One comment on “Artist Inspiration and Song Meanings

  1. Well, there’s a lot different ways to write a song, regardless of your given genre. One of those ways, I call ‘story telling’, for rather obvious reasons. Dylans ‘Tangled Up In Blue’, Maidens ‘..Ancient Mariner’, 2112 all come to mind. These are each a clear story, in varying degrees of detail. Clearly, it’s of great advantage to be ‘black and white’ with your lyrics. Even then, the whole story itself may well be allegorical and represent something wholly different than its narrative presents.
    I don’t write those kind of songs. My songs tend more towards a one sided argument, the conveying an emotion or the snap shot of a moment and rarely follow a continuous story arc. In a case like that, it’s actually to my advantage for a given set of lyrics to appear ambiguous or non-specific. If I write a song about how my wife, Jane, filed for divorce and took the house, kids, car, credit cards, two dogs and left the cat, you might not really relate to (or care about) my troubles. If you’ve never been (or are happily) married, not a dog person, never known, let alone been a relationship with a Jane, or prefer apartment living you don’t have a lot to connect with on a song like that. IF, on the other hand, I write that ‘my woman done left me, took my world and crashed my life’- THAT may connect better with you and you can (due lack of detail in the lyric) personalize that song now because it’s easy for you to insert your own specifics into the song. This is key to a broad appeal for a given song. If you can feel like that song was written for YOU, or you feel collaborative because your circumstances ‘fit’ into the song, THAT is a song that will feel ‘important’ to you.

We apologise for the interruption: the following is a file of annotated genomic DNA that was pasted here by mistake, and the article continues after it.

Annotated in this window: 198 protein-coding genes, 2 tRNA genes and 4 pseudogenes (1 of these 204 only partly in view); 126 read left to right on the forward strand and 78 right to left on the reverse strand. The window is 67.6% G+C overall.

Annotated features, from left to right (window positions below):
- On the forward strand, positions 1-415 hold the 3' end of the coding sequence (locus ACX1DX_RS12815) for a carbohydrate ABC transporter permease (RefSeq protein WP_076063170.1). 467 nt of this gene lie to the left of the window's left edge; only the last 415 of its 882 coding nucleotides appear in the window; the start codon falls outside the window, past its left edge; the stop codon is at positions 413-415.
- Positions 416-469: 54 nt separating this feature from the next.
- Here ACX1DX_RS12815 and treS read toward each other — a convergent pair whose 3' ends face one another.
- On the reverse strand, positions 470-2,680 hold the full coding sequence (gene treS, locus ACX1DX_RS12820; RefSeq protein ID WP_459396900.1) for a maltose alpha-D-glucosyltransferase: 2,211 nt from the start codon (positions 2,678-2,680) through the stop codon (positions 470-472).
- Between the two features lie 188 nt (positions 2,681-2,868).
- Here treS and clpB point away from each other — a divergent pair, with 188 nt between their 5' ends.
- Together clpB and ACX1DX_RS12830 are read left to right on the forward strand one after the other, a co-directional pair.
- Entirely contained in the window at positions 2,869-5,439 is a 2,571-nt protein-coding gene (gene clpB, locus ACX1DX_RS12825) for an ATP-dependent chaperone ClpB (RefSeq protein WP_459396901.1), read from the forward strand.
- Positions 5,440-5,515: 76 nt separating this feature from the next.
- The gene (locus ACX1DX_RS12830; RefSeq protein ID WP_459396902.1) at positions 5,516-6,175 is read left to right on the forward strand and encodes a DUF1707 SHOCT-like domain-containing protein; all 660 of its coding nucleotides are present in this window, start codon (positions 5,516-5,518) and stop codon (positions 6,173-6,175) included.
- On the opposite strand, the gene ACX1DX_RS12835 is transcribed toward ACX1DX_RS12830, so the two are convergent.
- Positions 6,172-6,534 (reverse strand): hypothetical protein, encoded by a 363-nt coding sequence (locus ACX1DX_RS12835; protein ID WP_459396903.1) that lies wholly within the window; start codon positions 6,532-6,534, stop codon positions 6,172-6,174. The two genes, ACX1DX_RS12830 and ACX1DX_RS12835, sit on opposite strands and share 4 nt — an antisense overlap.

Also, when you cloud your metaphors, it’s easier for you (the writer) the keep some ‘safe’ space between your feelings and the listener. Let’s say I don’t want Jane to know I’m all spun out on her, but I still feel like I need to ‘say’ something about it.
    So, while I can see your point with wanting the bands to weigh in and spell out their meanings, I’d suggest that sometimes it’s the meaning that YOU (the listener) that is as or more important than that of the writer.

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